About Timeshard

TimeShard were comprised of Steve Angstrom, Psy, and Gobber – the band was born out of the UK Free Festival scene where ramshackle P.A. systems built to pump out a mix of punk, psychedelia and dub during the mid 80s were soon repurposed to deliver pounding beats of primitive electronic music. That’s where TimeShard came in.

Timeshard began in 1988 or thereabouts, “house” was finding a home in the UK underground rave scene and Acid House was brand new and about to colide with the psychedelic punk of Squat Rock. The whole thing was a massive melting pot and everyone was very very high.

The now legendary vintage drum machine the Roland TR909 was a mere 3 years old.
The first affordable sampler the Akai S900 was only one year old.
Likewise the TB303 was only 4 years out of production.  These were discarded things, and electronic dance music was the music of cultural, spiritual and  technological reclamation.

Timeshard began picking up synth bargains with their meagre cash and making very strange noises with them.  There was no intent to make “dance music” but to make sound collages and trance inducing noises. There was no template at the time, looking back a story thread can be made – but back then there was nothing but potential and experimatation in a void of potential.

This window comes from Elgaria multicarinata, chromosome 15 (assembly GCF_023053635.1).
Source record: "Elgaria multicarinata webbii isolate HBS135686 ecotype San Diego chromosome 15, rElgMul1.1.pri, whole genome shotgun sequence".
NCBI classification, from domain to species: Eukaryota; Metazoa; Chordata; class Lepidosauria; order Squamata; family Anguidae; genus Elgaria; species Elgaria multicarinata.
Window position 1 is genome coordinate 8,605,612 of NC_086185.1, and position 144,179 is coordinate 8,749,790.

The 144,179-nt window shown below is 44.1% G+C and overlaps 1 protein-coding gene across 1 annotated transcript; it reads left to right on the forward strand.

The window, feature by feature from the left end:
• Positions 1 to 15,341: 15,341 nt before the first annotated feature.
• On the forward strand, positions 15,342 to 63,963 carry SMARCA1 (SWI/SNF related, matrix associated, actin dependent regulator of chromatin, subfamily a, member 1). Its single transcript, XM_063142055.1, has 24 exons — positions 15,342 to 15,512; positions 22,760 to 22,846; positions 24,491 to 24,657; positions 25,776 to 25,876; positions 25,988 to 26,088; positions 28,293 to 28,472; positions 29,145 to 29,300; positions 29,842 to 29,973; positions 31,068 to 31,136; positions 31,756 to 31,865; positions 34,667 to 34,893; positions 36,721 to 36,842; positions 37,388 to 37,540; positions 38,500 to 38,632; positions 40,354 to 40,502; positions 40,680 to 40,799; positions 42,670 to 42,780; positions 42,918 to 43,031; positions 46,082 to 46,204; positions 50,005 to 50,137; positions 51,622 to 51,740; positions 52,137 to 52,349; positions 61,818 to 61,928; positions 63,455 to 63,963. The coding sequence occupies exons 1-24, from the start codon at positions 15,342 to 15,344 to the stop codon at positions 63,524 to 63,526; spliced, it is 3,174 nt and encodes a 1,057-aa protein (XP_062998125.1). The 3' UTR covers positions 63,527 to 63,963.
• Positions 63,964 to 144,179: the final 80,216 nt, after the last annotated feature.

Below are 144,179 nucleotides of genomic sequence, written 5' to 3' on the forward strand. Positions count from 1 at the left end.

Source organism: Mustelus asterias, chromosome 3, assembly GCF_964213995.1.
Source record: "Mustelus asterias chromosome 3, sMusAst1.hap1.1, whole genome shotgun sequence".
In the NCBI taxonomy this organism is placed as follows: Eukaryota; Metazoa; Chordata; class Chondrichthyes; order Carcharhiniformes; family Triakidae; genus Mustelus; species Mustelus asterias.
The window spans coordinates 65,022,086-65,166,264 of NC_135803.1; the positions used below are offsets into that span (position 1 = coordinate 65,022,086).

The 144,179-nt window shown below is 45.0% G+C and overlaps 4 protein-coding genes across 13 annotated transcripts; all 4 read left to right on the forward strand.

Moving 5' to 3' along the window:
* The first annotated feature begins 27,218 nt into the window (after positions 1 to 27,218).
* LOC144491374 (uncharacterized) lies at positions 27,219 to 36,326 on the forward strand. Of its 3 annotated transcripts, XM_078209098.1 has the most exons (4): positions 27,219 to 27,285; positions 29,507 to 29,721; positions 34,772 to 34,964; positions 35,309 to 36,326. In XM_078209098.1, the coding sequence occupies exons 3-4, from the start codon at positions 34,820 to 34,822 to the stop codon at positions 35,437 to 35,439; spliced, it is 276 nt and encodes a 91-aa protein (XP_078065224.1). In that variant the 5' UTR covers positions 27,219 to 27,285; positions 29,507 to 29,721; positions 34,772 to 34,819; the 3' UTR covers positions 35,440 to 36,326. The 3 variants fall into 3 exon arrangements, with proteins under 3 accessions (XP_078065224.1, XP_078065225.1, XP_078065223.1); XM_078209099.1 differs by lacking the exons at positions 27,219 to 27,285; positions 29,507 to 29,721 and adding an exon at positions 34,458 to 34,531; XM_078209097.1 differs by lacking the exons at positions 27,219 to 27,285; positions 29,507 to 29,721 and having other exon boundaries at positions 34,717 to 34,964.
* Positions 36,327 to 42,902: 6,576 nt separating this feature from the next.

TimeShard experimented with tape, borrowed multitracks, cheap downtime in local recording studios, borrowed synthesizers and in the first couple of years performed some very strange dub inflected trance music for confused listeners.

TimeShard in the PinkMuseum recording studio

TimeShard released their music on cassettes and sold them through mailing lists, and by 1991 had built a following for their live performances.

TimeShard performing at Whirlygig

Liverpool dance music shop and record label 3 Beat offered the Shardies a chance to release on vinyl and CD, so a deal of some kind was signed and the three hairy weirdoes and their friend and manager travelled down to London to record in a state of the art recording studio. Peer Music Publishing (the Publishers of Timeshard) had their own studio and it was a hit factory for all kinds of top chart acts. The Shards had the night shift, from 8pm till 8am. A week in the studio cost a bunch of money so the whole album was recorded in 5 nights.

Of course, nothing was simple about this setup except for our heroes who decided to make up two of the songs in the studio. Crystal Oscillations was one of these tracks. All taht existed of this was a few sketchy ideas, so the poor engineer and producer nearly had a heart attack when the band decided to create the song on the spot when two songs a night needed to be recorded and mixed!

More twisted history to come …